We’ve shared key lessons on building community, ranging from global projects (like our very own Firefox browser) to nascent projects (like WebFWD Fellow OpenPhoto). Out in the marketplace, there’s an emerging ecosystem of companies that have pivoted, adapted and learned as they navigate the challenges of building a business atop an open source project.

10Gen is the company built to support the MongoDB project, an open source, non-relational document-oriented database. They make a great case study for open source entrepreneurs. In this session, Meghan Gill, MongoDB’s first non-technical employee, shares some of the challenges and tacks that MongoDB has taken to grow from zero to over 100,000 downloads per month.

Meghan walks us through the thinking behind MongoDB’s evolution, including:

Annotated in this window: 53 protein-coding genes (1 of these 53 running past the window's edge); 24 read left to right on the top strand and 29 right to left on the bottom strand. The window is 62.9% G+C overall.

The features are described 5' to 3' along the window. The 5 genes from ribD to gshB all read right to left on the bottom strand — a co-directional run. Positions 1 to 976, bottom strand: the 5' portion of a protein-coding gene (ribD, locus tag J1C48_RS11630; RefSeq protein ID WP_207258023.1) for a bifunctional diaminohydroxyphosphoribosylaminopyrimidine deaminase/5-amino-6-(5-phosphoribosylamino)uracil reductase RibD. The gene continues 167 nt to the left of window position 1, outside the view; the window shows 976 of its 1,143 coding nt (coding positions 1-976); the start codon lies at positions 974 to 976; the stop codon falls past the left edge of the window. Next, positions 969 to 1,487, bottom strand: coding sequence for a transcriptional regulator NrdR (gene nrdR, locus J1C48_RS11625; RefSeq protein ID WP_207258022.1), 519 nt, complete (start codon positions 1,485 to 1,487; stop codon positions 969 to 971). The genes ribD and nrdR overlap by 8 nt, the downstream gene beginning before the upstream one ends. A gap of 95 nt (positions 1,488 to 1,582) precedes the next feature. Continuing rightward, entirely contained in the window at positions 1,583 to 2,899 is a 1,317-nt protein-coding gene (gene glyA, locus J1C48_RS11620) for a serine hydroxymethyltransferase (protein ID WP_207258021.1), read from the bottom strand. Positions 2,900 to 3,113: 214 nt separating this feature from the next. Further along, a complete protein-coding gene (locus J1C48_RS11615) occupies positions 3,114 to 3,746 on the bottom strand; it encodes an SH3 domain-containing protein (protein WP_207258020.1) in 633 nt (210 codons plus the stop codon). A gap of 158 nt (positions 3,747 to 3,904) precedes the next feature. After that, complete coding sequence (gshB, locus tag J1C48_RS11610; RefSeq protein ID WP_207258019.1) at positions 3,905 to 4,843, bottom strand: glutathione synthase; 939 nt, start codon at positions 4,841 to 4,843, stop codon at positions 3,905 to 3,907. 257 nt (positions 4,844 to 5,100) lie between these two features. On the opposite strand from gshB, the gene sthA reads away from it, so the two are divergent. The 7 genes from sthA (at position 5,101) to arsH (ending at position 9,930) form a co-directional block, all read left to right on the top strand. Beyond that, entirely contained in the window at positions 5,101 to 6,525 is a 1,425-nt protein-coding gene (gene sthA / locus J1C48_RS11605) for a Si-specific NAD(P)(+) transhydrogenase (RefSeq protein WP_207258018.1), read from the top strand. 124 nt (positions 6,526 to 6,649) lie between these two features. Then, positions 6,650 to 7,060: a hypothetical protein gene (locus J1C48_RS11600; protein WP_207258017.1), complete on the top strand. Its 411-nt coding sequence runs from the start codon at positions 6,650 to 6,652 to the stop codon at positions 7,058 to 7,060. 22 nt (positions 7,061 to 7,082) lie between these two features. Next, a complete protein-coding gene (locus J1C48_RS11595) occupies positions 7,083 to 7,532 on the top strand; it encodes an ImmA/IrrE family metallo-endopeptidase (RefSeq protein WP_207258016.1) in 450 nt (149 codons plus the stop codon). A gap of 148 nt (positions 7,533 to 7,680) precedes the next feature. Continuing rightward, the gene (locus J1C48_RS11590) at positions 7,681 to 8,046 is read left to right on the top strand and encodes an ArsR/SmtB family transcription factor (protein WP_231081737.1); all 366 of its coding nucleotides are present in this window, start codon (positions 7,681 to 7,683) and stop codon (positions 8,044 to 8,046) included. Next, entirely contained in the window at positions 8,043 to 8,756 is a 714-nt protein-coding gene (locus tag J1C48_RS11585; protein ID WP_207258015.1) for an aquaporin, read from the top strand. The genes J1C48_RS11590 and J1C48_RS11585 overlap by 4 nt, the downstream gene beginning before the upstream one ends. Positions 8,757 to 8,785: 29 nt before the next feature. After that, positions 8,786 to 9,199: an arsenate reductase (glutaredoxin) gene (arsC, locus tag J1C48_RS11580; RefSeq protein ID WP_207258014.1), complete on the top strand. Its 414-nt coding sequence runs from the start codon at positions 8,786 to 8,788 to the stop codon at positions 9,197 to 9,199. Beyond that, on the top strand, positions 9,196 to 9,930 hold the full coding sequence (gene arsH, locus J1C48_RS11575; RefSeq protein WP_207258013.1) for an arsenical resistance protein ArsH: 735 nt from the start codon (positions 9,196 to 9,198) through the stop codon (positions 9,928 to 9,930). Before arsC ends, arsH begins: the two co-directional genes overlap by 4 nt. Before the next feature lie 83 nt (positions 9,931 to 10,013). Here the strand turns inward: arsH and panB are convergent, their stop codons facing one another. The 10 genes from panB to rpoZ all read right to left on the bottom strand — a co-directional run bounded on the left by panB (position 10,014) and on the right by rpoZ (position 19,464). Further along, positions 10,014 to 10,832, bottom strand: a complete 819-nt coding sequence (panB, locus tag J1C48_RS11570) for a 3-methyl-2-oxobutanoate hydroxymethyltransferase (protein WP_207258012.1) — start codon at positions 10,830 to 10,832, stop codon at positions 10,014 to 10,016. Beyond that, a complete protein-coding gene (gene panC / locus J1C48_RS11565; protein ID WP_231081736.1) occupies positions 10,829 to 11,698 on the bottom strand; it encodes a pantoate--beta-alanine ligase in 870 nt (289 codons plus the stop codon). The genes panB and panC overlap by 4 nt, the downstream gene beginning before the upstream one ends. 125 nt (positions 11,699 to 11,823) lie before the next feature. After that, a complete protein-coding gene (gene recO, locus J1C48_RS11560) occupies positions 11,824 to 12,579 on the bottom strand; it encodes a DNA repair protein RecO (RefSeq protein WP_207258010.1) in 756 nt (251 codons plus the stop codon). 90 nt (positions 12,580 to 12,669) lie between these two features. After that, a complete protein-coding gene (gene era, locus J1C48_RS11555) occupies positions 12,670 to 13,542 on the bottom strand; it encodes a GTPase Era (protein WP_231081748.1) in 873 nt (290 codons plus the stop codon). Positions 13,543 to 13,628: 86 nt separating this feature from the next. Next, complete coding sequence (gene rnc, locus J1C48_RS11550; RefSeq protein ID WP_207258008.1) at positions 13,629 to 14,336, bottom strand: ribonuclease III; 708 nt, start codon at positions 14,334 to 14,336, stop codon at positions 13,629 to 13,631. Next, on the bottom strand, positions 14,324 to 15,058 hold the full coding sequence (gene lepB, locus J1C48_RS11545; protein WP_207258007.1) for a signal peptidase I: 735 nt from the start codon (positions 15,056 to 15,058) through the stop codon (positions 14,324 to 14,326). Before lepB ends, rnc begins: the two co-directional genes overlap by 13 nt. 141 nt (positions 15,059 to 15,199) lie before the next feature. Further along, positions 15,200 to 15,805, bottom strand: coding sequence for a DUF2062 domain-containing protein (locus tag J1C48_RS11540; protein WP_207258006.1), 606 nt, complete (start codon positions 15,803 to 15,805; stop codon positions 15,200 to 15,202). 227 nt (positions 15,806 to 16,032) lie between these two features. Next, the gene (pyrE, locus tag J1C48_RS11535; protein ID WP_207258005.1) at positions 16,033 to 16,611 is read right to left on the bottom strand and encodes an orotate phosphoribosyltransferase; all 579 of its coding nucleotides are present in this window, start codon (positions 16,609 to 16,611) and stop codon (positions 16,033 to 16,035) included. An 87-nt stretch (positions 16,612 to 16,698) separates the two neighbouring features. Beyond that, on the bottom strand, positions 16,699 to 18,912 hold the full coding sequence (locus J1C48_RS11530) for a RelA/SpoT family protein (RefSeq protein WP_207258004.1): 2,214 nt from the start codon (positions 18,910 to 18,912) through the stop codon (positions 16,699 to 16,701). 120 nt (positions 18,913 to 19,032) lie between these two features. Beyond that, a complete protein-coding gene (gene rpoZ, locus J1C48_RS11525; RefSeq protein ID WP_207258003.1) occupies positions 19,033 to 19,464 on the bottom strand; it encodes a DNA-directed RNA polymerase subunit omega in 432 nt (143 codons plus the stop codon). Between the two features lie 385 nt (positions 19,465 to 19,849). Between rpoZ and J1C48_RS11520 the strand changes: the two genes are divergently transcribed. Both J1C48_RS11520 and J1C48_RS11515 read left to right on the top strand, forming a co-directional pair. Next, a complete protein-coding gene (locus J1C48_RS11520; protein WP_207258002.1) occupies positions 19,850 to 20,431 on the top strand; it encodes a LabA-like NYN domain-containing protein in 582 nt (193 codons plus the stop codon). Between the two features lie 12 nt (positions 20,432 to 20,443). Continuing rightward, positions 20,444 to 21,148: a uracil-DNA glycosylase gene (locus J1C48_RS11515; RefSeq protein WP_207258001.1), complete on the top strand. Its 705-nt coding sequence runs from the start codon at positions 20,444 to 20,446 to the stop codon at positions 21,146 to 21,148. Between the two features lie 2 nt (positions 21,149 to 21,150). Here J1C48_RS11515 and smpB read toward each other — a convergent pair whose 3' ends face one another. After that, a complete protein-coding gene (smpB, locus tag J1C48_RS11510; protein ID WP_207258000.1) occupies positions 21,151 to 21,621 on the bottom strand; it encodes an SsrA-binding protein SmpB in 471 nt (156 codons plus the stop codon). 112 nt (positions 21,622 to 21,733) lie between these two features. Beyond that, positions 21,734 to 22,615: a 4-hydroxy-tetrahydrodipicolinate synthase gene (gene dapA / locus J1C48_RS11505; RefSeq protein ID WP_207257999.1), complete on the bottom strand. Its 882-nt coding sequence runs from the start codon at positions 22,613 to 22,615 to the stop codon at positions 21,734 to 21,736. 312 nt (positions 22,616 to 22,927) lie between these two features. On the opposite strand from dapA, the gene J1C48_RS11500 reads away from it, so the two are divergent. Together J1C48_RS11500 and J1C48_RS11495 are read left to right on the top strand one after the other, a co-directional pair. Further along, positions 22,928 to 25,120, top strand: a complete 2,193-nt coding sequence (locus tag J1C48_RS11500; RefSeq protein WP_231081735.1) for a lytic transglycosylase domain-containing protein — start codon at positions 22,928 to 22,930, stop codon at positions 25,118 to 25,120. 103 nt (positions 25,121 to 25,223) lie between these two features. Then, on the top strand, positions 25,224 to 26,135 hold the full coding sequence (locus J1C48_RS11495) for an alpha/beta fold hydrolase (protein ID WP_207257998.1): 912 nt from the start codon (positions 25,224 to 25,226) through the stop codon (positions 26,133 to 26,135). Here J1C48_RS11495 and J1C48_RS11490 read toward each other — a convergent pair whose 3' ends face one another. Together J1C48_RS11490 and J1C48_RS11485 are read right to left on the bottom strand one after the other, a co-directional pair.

• Pivoting from being a Platform provider to being a database provider.
  • Getting people to “pay for free software” by developing revenue models around support, training and subscriptions, etc.
  • Treating support “as the most important marketing.”
  • Scaling their community by breaking it out geographically, achieving a multiplier effect: in Meghan’s words, “We see our community as a product manager.
  • Growing from zero sales reps to a position where they are now investing in their sales & marketing team over the past 1.5 years (12-15 sales reps worldwide today).
  • Managing and prioritizing large volume of users and lead flow that comes from being an open source project.

Meghan also suggests reading up on how JBoss grew its revenues from roughly $1M per year to $65M per year before its acquisition by RedHat.

Here’s a wealth of information on the ‘secret sauce’ that made this all happen. Be sure to watch Meghan herself: